Australian researchers have set a world record for efficiency for a solar concentrator dish, achieving a 97 per cent conversion of sunlight into steam.
By designing and building a new receiver for a solar concentrator dish, Australian National University (ANU) researchers were able to halve the losses, and achieve an unprecedented conversion efficiency.
The breakthrough, which could be applicable to power stations, could lead to the generation of cheaper base-load electricity from renewable energy, helping lower carbon emissions that cause global warming.
According to Dr John Pye, one of the ANU engineers, the computer model predicted an “alarmingly high” efficiency for the design.
“But when we built it and tested it, sure enough, the performance was amazing,” he said.
Concentrating solar thermal systems use reflectors to concentrate sunlight in order to generate steam, which then drives conventional power station turbines. It can be combined with efficient heat storage systems and can supply power on demand at a significantly lower cost than solar energy from photovoltaic panels that have been stored in batteries.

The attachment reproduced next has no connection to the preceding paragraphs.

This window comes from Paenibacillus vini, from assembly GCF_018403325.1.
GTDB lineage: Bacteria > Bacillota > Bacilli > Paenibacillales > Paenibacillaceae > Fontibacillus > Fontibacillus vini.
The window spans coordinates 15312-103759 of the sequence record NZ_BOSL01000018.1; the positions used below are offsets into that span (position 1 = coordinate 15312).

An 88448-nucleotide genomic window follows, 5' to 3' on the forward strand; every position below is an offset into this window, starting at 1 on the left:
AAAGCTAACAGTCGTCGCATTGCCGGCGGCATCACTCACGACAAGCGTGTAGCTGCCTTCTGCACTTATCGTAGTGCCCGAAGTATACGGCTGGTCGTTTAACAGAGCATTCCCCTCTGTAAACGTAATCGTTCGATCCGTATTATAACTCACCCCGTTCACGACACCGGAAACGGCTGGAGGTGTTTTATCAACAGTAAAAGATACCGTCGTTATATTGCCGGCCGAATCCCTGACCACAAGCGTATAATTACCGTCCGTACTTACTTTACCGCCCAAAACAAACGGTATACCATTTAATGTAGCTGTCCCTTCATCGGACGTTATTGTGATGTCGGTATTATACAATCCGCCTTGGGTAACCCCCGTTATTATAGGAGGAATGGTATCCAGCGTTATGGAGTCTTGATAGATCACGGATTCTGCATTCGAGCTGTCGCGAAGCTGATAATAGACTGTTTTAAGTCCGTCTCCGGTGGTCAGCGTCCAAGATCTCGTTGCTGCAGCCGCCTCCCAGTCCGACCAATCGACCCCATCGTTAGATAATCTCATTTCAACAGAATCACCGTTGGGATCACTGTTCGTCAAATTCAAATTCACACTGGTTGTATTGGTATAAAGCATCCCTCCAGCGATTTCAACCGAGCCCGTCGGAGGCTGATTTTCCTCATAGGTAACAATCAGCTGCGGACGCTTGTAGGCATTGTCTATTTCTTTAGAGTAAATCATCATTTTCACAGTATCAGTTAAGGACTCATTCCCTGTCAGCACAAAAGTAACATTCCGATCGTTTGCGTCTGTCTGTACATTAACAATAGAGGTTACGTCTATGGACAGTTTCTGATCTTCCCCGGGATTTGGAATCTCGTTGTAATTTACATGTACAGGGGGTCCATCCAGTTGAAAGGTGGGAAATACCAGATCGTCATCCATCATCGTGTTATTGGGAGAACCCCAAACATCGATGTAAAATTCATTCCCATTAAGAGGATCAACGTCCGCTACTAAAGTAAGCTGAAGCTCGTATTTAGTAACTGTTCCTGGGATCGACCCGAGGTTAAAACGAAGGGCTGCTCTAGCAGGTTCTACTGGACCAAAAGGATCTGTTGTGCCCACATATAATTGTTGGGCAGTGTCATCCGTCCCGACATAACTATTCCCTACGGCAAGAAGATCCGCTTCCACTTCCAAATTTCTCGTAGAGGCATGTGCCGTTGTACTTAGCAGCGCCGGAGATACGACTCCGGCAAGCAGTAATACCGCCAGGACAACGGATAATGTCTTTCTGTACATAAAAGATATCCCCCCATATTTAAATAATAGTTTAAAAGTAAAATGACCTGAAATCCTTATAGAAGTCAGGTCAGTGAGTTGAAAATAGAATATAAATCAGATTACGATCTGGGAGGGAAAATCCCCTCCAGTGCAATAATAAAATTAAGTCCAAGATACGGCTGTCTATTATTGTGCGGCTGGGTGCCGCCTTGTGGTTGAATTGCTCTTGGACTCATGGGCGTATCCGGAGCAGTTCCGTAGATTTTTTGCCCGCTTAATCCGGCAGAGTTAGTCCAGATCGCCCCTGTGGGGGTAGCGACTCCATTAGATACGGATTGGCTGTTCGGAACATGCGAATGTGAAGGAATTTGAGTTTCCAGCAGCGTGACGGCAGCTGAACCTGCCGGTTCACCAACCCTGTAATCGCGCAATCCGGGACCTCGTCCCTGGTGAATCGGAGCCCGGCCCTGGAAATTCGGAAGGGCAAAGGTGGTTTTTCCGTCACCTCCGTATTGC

The new receiver design is a cavity that resembles a top hat with a narrow opening and a wide brim. Water pipes spiral around the underside of the brim and up into the hat. The sunlight is focused onto the pipes, heating the water as it enters at the brim and spirals up into the cavity. The water reaches peak temperature in the deepest reaches of the cavity, which minimises heat loss. Heat leaking out can be absorbed by cooler water in the brim.